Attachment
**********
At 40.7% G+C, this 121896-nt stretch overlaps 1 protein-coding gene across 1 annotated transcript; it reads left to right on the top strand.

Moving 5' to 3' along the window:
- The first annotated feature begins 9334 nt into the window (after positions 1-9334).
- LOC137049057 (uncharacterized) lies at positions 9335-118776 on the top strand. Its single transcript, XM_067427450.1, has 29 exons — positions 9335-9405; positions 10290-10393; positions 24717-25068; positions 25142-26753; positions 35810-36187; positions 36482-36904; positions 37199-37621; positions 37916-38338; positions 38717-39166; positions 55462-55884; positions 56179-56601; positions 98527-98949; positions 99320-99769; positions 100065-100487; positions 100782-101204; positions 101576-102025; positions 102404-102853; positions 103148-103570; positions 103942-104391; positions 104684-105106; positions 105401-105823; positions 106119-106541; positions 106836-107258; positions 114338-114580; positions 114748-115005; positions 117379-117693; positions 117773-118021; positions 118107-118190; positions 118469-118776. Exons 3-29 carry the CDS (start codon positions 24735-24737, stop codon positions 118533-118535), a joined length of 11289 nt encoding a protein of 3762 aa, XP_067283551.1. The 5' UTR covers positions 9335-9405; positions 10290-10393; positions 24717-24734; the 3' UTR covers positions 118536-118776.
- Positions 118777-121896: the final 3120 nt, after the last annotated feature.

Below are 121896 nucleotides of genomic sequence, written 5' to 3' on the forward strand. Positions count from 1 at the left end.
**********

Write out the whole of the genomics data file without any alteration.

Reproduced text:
At 40.7% G+C, this 121896-nt stretch overlaps 1 protein-coding gene across 1 annotated transcript; it reads left to right on the top strand.

Moving 5' to 3' along the window:
- The first annotated feature begins 9334 nt into the window (after positions 1-9334).
- LOC137049057 (uncharacterized) lies at positions 9335-118776 on the top strand. Its single transcript, XM_067427450.1, has 29 exons — positions 9335-9405; positions 10290-10393; positions 24717-25068; positions 25142-26753; positions 35810-36187; positions 36482-36904; positions 37199-37621; positions 37916-38338; positions 38717-39166; positions 55462-55884; positions 56179-56601; positions 98527-98949; positions 99320-99769; positions 100065-100487; positions 100782-101204; positions 101576-102025; positions 102404-102853; positions 103148-103570; positions 103942-104391; positions 104684-105106; positions 105401-105823; positions 106119-106541; positions 106836-107258; positions 114338-114580; positions 114748-115005; positions 117379-117693; positions 117773-118021; positions 118107-118190; positions 118469-118776. Exons 3-29 carry the CDS (start codon positions 24735-24737, stop codon positions 118533-118535), a joined length of 11289 nt encoding a protein of 3762 aa, XP_067283551.1. The 5' UTR covers positions 9335-9405; positions 10290-10393; positions 24717-24734; the 3' UTR covers positions 118536-118776.
- Positions 118777-121896: the final 3120 nt, after the last annotated feature.

Below are 121896 nucleotides of genomic sequence, written 5' to 3' on the forward strand. Positions count from 1 at the left end.